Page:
Cold, dark, and a bit miserable, winter in Scotland isn’t always very pleasant. But if you can drag yourself out from under the duvet to go for a walk, you might find that a wintry stroll is the best way to shake off a post-Christmas slump. And if the chill does get too much, we’ve picked some excellent coffee shops to warm up in afterwards.


With the potential for the weather to turn quite dramatically at this time of year, less experienced walkers may wish to ease themselves in with a straightforward stroll. And the Duchess Woods in Helensburgh offers exactly that: a picturesque, well-maintained local nature reserve that’s just a stone’s throw from the centre of the town. You can easily lose an hour wandering around the dense woodland – a haven for any stick-mad dogs – which looks particularly lovely if there has been a dusting of snow. Then, once you’ve had your fill of fresh air, head back into the town and make for the Ginger Breadman café, located on Sinclair Street. It might be small and family-run, but this café has achieved a very rare five-star rating among the notoriously hard-to-please users of TripAdvisor. The highest praise was reserved for their sourdough bread, home-made cakes, and consistently excellent service.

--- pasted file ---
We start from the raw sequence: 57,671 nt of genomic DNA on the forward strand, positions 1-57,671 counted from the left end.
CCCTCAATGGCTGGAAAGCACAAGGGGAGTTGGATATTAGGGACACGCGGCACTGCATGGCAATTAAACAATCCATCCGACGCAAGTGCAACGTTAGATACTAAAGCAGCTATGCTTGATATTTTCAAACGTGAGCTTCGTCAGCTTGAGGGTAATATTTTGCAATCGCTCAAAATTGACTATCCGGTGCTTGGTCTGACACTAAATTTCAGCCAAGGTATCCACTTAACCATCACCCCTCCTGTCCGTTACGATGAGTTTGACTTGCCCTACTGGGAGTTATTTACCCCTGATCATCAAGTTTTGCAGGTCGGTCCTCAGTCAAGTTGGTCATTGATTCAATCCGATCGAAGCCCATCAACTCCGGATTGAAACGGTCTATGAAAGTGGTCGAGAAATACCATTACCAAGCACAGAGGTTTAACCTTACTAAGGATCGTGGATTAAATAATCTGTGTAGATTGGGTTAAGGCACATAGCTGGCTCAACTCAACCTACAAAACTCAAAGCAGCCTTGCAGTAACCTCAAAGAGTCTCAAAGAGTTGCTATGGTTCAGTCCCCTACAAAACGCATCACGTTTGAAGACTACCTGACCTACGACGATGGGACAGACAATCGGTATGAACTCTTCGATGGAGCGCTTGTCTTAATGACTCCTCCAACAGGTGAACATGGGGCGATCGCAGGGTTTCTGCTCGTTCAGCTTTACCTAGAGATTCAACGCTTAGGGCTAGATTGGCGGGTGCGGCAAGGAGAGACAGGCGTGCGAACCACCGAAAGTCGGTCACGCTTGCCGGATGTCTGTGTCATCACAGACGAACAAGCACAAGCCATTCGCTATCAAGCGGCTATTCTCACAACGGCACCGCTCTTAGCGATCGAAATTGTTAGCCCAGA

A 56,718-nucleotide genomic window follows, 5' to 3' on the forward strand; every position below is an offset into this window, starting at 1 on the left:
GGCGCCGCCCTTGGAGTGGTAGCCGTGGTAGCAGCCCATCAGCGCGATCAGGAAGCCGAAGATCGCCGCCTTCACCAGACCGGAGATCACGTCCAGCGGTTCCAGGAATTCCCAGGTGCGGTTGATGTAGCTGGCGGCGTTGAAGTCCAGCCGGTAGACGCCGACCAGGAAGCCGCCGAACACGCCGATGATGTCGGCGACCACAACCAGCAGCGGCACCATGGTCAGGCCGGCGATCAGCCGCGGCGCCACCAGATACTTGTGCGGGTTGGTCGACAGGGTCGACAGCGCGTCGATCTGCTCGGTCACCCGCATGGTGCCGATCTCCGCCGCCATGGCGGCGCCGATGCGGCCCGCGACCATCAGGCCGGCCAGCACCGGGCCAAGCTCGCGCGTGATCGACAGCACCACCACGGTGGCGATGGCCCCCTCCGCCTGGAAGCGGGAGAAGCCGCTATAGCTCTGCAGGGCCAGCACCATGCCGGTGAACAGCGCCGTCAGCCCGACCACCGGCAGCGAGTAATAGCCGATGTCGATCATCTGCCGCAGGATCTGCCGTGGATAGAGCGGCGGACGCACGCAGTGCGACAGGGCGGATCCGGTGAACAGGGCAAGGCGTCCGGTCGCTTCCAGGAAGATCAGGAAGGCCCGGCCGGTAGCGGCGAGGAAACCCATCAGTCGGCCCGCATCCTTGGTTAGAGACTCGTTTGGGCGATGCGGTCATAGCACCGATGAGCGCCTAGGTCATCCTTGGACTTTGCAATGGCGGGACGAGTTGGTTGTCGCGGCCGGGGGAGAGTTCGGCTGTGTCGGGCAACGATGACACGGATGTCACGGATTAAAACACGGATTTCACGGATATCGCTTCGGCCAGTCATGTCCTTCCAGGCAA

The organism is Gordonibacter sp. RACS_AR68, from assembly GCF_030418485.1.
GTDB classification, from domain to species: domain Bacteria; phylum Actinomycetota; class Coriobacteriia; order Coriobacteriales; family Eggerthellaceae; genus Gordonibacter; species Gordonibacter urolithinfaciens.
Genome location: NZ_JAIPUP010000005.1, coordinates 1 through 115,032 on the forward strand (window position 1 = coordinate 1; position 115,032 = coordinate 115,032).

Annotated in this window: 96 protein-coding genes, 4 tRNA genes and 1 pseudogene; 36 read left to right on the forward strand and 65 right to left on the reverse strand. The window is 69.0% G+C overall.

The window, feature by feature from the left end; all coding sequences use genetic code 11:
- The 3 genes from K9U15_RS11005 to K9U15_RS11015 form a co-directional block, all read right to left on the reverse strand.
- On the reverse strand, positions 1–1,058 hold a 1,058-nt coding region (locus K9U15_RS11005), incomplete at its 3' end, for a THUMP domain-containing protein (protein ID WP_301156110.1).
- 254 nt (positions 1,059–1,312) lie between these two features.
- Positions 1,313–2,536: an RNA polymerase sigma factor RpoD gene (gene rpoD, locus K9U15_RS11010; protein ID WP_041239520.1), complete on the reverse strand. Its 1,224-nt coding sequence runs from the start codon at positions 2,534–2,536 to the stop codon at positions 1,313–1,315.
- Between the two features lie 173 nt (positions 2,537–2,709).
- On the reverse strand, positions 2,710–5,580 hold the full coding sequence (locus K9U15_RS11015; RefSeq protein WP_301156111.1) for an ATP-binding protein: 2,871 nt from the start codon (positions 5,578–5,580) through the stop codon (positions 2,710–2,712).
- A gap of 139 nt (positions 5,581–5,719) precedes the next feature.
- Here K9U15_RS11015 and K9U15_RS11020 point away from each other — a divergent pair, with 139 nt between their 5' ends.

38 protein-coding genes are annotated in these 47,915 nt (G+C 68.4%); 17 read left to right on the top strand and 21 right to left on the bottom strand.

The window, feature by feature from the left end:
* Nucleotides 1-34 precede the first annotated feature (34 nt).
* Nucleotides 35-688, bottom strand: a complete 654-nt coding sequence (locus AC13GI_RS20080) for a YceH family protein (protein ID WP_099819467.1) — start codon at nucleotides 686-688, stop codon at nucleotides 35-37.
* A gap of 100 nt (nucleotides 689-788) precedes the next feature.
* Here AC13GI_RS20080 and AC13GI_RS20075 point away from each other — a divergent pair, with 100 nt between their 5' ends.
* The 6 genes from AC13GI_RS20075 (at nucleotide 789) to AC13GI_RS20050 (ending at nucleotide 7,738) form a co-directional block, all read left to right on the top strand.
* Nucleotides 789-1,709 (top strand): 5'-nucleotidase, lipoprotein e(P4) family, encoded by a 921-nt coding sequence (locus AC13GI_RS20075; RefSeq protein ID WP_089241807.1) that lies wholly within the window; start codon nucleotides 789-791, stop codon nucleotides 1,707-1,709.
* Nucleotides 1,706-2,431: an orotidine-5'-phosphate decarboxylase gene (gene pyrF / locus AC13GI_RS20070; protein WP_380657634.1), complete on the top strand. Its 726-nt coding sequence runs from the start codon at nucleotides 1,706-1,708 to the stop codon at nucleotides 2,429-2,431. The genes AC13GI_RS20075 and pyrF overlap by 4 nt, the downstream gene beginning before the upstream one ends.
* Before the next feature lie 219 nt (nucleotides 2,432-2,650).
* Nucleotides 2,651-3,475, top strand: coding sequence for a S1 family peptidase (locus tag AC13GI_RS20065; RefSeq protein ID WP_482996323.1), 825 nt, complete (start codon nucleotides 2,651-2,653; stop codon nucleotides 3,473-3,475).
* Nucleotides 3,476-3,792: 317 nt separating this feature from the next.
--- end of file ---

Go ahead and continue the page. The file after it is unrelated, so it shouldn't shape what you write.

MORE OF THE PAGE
Loch Ness gets all the tourists, but the River Ness is a wonderful spot for a stroll. It cuts through the heart of Inverness but never gets too busy, particularly if you head further along the river towards the Ness Islands. This collection of natural islands sits in the middle of the river and form a three-mile route to loop around them, with charming Victorian suspension bridges providing a picturesque crossing route. A visit in winter means the islands will be quieter than in the height of the picnic season, but they still provide a great vantage point over to Inverness Castle and the city beyond. From there, take the 25-minute walk to the Velocity Café in the city centre. This a veggie/vegan cafe does excellent soup as well as a particularly well-regarded cappuccino.